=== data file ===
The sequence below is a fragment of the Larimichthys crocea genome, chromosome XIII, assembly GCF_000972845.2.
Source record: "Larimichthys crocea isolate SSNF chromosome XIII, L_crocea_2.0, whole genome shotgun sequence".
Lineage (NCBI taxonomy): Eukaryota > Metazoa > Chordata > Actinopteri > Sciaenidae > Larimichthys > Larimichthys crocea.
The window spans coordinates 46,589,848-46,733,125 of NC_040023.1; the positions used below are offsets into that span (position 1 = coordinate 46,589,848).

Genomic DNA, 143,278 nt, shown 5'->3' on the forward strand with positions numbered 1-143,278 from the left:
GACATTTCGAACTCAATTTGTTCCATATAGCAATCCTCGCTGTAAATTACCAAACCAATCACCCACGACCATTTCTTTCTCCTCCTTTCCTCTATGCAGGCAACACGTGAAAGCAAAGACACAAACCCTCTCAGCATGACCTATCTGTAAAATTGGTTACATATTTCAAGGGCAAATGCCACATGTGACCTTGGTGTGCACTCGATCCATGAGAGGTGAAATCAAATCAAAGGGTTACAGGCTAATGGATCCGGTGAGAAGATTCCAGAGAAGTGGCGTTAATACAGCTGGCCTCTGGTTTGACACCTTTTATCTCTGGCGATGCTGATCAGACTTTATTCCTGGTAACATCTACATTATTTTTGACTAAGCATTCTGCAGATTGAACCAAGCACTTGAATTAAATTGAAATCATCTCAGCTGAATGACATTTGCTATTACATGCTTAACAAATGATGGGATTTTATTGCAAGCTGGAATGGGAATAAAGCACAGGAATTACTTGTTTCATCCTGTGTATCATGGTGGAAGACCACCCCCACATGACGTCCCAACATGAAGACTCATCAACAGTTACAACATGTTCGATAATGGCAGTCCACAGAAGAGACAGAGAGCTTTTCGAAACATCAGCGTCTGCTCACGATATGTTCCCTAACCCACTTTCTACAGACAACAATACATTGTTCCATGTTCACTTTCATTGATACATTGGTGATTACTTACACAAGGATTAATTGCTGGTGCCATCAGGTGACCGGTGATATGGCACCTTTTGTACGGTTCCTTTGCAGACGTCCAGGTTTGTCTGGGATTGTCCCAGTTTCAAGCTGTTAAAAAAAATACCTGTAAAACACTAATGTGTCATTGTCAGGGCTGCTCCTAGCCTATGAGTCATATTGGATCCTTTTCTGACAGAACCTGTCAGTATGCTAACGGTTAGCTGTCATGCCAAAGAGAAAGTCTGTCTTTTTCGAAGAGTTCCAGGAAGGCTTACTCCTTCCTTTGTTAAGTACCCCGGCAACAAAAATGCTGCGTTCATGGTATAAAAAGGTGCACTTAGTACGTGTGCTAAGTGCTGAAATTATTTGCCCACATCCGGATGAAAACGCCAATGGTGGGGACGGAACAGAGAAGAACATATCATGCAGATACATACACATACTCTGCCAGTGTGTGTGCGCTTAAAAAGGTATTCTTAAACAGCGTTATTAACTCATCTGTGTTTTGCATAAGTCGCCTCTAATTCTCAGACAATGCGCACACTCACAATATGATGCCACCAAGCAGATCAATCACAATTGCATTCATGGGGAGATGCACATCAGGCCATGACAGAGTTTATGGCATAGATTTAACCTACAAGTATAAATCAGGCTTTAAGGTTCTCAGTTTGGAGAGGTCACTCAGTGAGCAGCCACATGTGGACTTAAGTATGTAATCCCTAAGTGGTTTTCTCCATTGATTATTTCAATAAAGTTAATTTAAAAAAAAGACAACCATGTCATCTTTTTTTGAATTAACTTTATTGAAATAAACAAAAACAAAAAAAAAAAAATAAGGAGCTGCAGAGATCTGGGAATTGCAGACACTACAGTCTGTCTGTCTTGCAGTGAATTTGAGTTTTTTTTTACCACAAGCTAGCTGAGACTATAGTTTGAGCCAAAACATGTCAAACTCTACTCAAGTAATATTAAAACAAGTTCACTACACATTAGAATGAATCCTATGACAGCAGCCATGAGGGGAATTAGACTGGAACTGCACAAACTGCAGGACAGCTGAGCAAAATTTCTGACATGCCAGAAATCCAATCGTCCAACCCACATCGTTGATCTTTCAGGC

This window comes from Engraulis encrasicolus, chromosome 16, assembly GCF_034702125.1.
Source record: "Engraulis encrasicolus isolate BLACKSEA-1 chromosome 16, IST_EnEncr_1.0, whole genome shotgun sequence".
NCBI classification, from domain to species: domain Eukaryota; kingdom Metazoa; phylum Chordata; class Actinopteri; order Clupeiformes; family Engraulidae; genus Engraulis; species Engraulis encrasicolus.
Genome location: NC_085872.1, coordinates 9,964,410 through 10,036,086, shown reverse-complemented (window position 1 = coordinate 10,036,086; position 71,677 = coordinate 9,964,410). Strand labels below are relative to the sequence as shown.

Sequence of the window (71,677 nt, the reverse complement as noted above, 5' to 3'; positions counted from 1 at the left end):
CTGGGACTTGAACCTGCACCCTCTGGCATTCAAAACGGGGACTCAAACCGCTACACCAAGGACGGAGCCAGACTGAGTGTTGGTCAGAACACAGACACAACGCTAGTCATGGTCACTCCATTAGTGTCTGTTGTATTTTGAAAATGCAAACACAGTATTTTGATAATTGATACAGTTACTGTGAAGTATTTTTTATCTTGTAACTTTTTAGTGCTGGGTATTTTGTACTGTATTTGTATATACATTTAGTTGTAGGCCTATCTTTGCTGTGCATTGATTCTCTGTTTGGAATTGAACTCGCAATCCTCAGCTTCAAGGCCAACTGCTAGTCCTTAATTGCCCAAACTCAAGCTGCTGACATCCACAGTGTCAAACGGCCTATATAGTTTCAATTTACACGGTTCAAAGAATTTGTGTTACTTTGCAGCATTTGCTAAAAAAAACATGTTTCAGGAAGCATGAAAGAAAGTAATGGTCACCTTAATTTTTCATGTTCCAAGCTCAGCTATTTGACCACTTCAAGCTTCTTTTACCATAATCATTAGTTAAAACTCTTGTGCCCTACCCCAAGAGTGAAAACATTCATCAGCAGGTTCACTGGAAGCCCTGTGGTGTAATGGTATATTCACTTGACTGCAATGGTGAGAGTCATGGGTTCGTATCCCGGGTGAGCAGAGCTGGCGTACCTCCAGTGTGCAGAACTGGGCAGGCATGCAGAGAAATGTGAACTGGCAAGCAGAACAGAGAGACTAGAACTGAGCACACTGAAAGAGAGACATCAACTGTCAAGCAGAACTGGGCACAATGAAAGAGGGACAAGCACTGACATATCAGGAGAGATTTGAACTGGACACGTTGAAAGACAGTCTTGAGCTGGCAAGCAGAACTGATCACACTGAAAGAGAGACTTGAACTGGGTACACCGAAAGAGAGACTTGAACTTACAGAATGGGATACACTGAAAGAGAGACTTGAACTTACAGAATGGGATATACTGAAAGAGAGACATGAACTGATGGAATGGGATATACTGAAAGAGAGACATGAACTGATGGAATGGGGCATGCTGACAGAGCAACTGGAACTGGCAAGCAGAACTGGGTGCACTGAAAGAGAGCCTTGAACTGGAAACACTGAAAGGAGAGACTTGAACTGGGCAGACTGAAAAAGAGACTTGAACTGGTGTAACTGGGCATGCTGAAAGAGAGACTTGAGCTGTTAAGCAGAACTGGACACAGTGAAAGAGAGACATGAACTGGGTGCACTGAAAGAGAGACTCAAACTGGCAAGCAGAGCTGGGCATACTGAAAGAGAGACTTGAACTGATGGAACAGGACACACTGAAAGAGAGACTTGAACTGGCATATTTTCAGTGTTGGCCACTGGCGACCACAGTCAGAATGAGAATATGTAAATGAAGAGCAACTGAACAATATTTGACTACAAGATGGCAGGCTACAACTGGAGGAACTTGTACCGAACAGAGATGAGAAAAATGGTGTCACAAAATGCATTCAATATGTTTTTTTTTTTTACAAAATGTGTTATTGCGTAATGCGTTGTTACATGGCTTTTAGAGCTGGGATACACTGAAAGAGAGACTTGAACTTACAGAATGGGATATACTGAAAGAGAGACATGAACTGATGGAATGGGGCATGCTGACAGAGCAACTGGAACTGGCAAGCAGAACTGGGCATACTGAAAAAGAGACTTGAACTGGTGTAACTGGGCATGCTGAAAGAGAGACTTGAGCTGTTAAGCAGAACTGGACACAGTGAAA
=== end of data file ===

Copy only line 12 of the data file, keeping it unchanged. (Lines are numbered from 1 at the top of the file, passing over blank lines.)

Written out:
CTGGGACTTGAACCTGCACCCTCTGGCATTCAAAACGGGGACTCAAACCGCTACACCAAGGACGGAGCCAGACTGAGTGTTGGTCAGAACACAGACACAACGCTAGTCATGGTCACTCCATTAGTGTCTGTTGTATTTTGAAAATGCAAACACAGTATTTTGATAATTGATACAGTTACTGTGAAGTATTTTTTATCTTGTAACTTTTTAGTGCTGGGTATTTTGTACTGTATTTGTATATACATTTAGTTGTAGGCCTATCTTTGCTGTGCATTGATTCTCTGTTTGGAATTGAACTCGCAATCCTCAGCTTCAAGGCCAACTGCTAGTCCTTAATTGCCCAAACTCAAGCTGCTGACATCCACAGTGTCAAACGGCCTATATAGTTTCAATTTACACGGTTCAAAGAATTTGTGTTACTTTGCAGCATTTGCTAAAAAAAACATGTTTCAGGAAGCATGAAAGAAAGTAATGGTCACCTTAATTTTTCATGTTCCAAGCTCAGCTATTTGACCACTTCAAGCTTCTTTTACCATAATCATTAGTTAAAACTCTTGTGCCCTACCCCAAGAGTGAAAACATTCATCAGCAGGTTCACTGGAAGCCCTGTGGTGTAATGGTATATTCACTTGACTGCAATGGTGAGAGTCATGGGTTCGTATCCCGGGTGAGCAGAGCTGGCGTACCTCCAGTGTGCAGAACTGGGCAGGCATGCAGAGAAATGTGAACTGGCAAGCAGAACAGAGAGACTAGAACTGAGCACACTGAAAGAGAGACATCAACTGTCAAGCAGAACTGGGCACAATGAAAGAGGGACAAGCACTGACATATCAGGAGAGATTTGAACTGGACACGTTGAAAGACAGTCTTGAGCTGGCAAGCAGAACTGATCACACTGAAAGAGAGACTTGAACTGGGTACACCGAAAGAGAGACTTGAACTTACAGAATGGGATACACTGAAAGAGAGACTTGAACTTACAGAATGGGATATACTGAAAGAGAGACATGAACTGATGGAATGGGATATACTGAAAGAGAGACATGAACTGATGGAATGGGGCATGCTGACAGAGCAACTGGAACTGGCAAGCAGAACTGGGTGCACTGAAAGAGAGCCTTGAACTGGAAACACTGAAAGGAGAGACTTGAACTGGGCAGACTGAAAAAGAGACTTGAACTGGTGTAACTGGGCATGCTGAAAGAGAGACTTGAGCTGTTAAGCAGAACTGGACACAGTGAAAGAGAGACATGAACTGGGTGCACTGAAAGAGAGACTCAAACTGGCAAGCAGAGCTGGGCATACTGAAAGAGAGACTTGAACTGATGGAACAGGACACACTGAAAGAGAGACTTGAACTGGCATATTTTCAGTGTTGGCCACTGGCGACCACAGTCAGAATGAGAATATGTAAATGAAGAGCAACTGAACAATATTTGACTACAAGATGGCAGGCTACAACTGGAGGAACTTGTACCGAACAGAGATGAGAAAAATGGTGTCACAAAATGCATTCAATATGTTTTTTTTTTTTACAAAATGTGTTATTGCGTAATGCGTTGTTACATGGCTTTTAGAGCTGGGATACACTGAAAGAGAGACTTGAACTTACAGAATGGGATATACTGAAAGAGAGACATGAACTGATGGAATGGGGCATGCTGACAGAGCAACTGGAACTGGCAAGCAGAACTGGGCATACTGAAAAAGAGACTTGAACTGGTGTAACTGGGCATGCTGAAAGAGAGACTTGAGCTGTTAAGCAGAACTGGACACAGTGAAA